James Glen Escott, known to all as Glen, passed away peacefully April 3, 2022 at the age of 65 with his wife and children beside him.
Survived by his wife Maureen Chester, his 4 children Cory (Kelsey) Escott, Angeline (Shawn) Farrow, Katelyn Escott, Reba Escott (Jarod), 6 grandchildren Connor, James, Bobby-Raye, Curtis, Taylor, and Grace, his dad James Escott, brothers Gordon & Gary and sister Gail. Many aunts, uncles, cousins, nieces, nephews. He was predeceased by his mother Elaine Escott.
Glen was the ultimate cowboy, the one everyone could depend on, hardworking and honest, he believed that his handshake was his word and his word meant everything. He would give you the shirt off his back, drop anything to help someone out, and took his obligations seriously.
Born in North Vancouver in 1957, he and his family later moved to Pitt Meadows. He left the city to take up cowboying on some of the ranches in Anahim Lake. He always spoke fondly of his time there, riding and driving horses, hunting, guiding and even gave rodeo a try. His experiences there taught him many of the skills that he would carry through his life and teach to his children and others. His travels also gave him an appreciation for the land where we live, he loved British Columbia and all that it had to offer.
Glen and his first wife welcomed their first child in 1981 and three more followed. Glen became a grandfather for the first time in 2004. He so loved and enjoyed his friends and family, and over the years he could often be found driving around, stopping to visit, tell stories and share laughs and memories.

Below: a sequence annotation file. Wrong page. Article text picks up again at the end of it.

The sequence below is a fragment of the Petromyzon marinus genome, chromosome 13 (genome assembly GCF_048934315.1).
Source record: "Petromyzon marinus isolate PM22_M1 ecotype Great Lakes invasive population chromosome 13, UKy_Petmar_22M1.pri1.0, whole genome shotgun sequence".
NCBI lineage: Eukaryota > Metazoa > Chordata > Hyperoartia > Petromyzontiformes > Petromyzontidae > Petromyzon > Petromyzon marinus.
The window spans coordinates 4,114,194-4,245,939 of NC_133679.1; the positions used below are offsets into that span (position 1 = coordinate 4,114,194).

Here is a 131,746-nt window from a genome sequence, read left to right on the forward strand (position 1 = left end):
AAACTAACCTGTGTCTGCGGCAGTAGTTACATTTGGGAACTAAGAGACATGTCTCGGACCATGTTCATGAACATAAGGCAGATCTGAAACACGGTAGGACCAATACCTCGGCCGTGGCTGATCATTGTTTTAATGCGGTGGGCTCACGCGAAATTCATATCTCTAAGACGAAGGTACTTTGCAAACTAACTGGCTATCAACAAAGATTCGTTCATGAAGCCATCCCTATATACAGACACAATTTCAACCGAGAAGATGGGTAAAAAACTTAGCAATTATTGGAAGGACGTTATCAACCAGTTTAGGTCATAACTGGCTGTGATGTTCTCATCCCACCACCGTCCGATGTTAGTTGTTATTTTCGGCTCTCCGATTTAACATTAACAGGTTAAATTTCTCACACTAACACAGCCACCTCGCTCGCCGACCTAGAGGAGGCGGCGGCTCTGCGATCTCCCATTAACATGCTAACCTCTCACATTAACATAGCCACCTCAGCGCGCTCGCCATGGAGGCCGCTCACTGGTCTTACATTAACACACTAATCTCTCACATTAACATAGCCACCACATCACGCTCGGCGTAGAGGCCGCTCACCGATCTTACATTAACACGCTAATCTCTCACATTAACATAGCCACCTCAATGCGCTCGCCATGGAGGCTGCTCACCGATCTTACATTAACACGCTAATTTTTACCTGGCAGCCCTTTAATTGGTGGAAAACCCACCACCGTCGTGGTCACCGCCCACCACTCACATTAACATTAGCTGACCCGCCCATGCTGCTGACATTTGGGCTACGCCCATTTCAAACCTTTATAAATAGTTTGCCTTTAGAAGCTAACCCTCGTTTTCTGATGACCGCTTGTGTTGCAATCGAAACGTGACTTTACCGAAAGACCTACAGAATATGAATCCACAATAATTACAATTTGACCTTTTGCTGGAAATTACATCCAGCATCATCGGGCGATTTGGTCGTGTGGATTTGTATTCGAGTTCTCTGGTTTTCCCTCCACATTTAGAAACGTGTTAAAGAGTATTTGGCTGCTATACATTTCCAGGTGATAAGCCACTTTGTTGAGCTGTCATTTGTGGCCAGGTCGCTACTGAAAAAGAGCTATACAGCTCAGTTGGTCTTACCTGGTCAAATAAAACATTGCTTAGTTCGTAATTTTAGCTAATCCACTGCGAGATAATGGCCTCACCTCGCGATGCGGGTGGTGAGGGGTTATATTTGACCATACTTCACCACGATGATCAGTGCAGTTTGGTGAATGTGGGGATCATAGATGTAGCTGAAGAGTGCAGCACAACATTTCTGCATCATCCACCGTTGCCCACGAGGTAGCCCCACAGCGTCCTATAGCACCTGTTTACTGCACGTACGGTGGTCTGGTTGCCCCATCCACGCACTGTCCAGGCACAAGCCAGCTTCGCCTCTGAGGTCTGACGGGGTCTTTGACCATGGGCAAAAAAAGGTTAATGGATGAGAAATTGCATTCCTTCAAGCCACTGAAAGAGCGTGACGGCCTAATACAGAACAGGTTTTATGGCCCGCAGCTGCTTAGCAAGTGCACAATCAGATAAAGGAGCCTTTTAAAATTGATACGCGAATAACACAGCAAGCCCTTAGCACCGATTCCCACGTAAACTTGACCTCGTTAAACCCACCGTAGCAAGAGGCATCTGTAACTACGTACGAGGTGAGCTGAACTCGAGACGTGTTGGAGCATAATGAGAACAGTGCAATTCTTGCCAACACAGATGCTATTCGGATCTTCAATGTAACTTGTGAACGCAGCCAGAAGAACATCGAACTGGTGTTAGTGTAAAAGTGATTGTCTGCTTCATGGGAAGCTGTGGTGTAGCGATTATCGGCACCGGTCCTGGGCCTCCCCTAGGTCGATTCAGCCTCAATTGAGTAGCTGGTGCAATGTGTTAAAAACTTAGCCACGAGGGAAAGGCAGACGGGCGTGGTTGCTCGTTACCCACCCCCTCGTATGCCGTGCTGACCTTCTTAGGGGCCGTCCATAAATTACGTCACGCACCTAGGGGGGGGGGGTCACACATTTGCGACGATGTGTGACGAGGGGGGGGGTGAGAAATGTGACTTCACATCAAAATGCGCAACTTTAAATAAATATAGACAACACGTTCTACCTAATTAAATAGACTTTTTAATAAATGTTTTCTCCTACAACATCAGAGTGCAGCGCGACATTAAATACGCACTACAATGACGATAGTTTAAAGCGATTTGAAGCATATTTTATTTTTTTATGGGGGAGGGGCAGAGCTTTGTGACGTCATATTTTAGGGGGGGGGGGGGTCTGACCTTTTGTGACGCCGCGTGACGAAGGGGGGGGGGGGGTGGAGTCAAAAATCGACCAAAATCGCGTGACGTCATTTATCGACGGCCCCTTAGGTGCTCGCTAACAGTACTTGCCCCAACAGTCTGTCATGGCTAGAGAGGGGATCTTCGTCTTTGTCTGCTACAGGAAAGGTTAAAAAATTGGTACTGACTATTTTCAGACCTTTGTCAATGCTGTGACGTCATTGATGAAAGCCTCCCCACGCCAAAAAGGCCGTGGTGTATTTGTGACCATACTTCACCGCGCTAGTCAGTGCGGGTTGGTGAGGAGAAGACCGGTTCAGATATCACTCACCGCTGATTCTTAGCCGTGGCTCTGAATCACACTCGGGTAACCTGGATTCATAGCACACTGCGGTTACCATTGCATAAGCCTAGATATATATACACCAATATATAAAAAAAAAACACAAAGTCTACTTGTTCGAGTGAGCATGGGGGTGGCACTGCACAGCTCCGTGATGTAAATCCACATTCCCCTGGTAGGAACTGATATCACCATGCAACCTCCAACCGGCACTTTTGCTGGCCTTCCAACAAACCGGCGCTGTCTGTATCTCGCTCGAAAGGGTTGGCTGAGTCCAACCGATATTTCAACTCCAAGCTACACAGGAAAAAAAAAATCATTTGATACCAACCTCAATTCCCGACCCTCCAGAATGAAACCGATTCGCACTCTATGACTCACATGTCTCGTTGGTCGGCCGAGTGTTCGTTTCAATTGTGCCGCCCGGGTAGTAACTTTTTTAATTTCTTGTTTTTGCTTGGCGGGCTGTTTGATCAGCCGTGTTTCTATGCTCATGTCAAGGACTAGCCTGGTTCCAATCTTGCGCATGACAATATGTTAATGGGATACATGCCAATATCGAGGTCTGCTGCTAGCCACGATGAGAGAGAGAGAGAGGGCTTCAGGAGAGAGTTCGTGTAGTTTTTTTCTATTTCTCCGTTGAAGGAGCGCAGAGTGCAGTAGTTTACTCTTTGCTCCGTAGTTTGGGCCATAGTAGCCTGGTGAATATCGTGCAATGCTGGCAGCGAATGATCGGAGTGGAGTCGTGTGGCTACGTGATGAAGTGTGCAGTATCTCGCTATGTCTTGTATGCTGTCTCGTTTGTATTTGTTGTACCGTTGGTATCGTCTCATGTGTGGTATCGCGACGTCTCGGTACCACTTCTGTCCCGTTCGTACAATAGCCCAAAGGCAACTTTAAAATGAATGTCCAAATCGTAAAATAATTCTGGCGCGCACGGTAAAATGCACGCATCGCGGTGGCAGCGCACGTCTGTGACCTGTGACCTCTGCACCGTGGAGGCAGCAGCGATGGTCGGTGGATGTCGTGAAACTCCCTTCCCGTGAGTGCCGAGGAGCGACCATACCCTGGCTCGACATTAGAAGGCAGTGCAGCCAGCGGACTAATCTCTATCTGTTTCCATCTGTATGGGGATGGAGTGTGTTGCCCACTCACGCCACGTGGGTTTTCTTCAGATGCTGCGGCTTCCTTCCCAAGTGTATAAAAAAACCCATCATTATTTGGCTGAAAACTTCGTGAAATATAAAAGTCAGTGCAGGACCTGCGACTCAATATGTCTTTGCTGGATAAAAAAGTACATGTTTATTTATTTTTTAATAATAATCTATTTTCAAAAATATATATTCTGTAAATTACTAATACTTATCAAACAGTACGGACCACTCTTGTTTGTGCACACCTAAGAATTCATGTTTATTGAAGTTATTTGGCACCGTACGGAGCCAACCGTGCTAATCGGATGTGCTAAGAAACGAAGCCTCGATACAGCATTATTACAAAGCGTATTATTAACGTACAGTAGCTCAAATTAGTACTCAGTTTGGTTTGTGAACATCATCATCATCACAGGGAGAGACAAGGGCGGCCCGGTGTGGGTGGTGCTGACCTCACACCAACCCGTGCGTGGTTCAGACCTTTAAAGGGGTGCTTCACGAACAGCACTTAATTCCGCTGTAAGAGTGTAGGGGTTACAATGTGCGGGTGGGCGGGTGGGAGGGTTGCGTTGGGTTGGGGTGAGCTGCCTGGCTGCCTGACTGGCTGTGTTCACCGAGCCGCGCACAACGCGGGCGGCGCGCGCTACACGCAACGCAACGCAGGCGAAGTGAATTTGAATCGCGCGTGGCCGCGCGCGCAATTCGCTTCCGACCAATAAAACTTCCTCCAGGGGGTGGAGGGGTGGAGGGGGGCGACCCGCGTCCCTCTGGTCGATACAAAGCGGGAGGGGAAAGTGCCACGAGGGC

In In 2010, Glen reconnected with his high school sweetheart Maureen, and they were married in Barkerville on September 10, 2011.
Glen wore many hats throughout his working life, and he was usually found driving something. Many of his jobs began with his being a licenced, professional truck driver. So, it was transporting horses, driving cab, limo, Handy Dart, dump trucks, snowplows and operating equipment.
He was a huge fan and supporter of the Kamloops Cowboy Festival and for many of that event’s 24 years Glen marshalled the vans and buses that shuttled people to and from the airport and to various venues around the city. He took his love for cowboy music to Barkerville too, being instrumental in starting the Barkerville Drover Festival that ran for a number of years prior to the pandemic.
His favorite hat, and probably his most popular had to be James Hamilton of Barnard’s Express in Barkerville. He fit right into the salty, gregarious persona so well, and was noted for being a real character. He helped create fond memories and experiences for visitors during his time in Barkerville, and he loved the idea that kids that rode with him in younger years, would then bring their kids so they could enjoy a similar experience.
His long association with Barkerville began in 1986. Over the years, all his children have worked with him there. Glen taught a lot of younger people to drive and be around the big horses. He is very proud of the people he has helped along the way; some are very much his closest and dearest friends. In 2005 the opportunity came up for him to take the lines of the stagecoach
contract himself and the rest, as they say is history. Just recently, he received his 25 Year pin for service to Barkerville. To say he will be missed is truly an understatement. He was one of the good ones.
“So, I’ll draw up my wages and head down the road, and I will look for the place where old cowboys go”Print This Obituary & Condolences